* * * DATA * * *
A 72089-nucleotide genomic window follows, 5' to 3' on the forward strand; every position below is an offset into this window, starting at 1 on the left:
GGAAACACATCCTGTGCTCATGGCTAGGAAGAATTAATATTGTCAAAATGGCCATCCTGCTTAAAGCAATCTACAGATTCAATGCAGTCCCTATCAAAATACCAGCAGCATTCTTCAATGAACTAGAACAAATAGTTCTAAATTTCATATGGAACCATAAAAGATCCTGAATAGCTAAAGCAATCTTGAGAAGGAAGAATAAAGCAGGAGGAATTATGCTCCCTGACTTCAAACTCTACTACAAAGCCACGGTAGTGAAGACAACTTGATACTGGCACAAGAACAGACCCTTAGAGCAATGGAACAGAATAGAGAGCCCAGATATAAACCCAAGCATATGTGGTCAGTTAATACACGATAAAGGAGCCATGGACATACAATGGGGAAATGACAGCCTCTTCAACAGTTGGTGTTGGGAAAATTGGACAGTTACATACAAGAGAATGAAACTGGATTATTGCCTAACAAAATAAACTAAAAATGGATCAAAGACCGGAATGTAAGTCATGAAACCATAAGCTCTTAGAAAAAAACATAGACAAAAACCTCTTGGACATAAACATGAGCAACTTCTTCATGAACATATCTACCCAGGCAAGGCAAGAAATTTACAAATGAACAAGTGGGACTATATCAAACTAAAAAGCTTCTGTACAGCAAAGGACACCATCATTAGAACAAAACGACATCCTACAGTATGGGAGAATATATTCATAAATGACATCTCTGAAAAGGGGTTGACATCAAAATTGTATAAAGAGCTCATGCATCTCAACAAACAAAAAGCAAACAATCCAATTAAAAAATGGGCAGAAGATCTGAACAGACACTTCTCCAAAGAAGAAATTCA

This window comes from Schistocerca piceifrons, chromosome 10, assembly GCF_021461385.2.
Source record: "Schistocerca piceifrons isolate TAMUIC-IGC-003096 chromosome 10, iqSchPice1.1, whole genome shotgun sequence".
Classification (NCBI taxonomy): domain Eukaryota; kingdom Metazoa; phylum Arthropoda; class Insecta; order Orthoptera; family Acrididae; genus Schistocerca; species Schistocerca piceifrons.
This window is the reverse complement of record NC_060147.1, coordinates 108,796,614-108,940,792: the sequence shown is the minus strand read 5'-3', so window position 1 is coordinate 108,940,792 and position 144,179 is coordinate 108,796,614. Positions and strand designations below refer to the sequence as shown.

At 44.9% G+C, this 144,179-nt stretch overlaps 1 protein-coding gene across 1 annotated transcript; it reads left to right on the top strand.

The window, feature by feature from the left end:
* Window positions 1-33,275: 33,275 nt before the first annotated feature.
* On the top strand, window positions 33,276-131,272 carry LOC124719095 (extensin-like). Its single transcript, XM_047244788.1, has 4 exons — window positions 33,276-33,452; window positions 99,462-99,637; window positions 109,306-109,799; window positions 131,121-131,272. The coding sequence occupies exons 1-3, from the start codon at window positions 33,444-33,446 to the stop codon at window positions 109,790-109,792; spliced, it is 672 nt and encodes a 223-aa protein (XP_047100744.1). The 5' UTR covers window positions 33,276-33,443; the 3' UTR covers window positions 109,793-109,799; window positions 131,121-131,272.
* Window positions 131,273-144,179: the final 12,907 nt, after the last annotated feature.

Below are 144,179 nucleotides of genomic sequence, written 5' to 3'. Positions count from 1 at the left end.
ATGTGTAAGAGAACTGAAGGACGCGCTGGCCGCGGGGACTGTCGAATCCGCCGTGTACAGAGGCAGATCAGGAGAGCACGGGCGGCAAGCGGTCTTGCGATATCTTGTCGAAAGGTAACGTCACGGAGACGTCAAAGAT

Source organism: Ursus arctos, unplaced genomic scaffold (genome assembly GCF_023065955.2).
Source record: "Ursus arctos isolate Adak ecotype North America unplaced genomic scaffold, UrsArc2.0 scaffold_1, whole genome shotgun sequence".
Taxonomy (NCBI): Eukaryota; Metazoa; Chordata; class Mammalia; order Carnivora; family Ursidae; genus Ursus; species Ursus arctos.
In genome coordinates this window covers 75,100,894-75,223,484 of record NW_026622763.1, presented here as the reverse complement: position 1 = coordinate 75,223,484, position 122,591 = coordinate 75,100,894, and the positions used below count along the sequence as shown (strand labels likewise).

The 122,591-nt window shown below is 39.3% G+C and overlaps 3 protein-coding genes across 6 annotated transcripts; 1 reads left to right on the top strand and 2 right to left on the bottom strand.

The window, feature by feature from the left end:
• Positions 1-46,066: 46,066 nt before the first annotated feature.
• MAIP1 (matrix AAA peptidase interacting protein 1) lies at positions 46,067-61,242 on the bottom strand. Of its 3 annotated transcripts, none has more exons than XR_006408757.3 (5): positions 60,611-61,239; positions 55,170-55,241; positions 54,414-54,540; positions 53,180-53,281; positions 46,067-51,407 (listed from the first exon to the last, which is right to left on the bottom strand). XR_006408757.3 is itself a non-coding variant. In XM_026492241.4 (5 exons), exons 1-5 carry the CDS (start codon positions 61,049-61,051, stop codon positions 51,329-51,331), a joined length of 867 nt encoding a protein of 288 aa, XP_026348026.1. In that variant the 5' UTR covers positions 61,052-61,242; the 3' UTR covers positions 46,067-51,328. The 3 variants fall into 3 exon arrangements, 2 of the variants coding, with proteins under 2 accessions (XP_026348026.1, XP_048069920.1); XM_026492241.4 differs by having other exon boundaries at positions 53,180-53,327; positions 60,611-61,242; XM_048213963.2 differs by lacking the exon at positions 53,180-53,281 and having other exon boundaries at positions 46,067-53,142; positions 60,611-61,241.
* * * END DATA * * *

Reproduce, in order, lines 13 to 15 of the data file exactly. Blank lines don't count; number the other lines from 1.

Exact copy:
ATGTGTAAGAGAACTGAAGGACGCGCTGGCCGCGGGGACTGTCGAATCCGCCGTGTACAGAGGCAGATCAGGAGAGCACGGGCGGCAAGCGGTCTTGCGATATCTTGTCGAAAGGTAACGTCACGGAGACGTCAAAGAT

Source organism: Ursus arctos, unplaced genomic scaffold (genome assembly GCF_023065955.2).
Source record: "Ursus arctos isolate Adak ecotype North America unplaced genomic scaffold, UrsArc2.0 scaffold_1, whole genome shotgun sequence".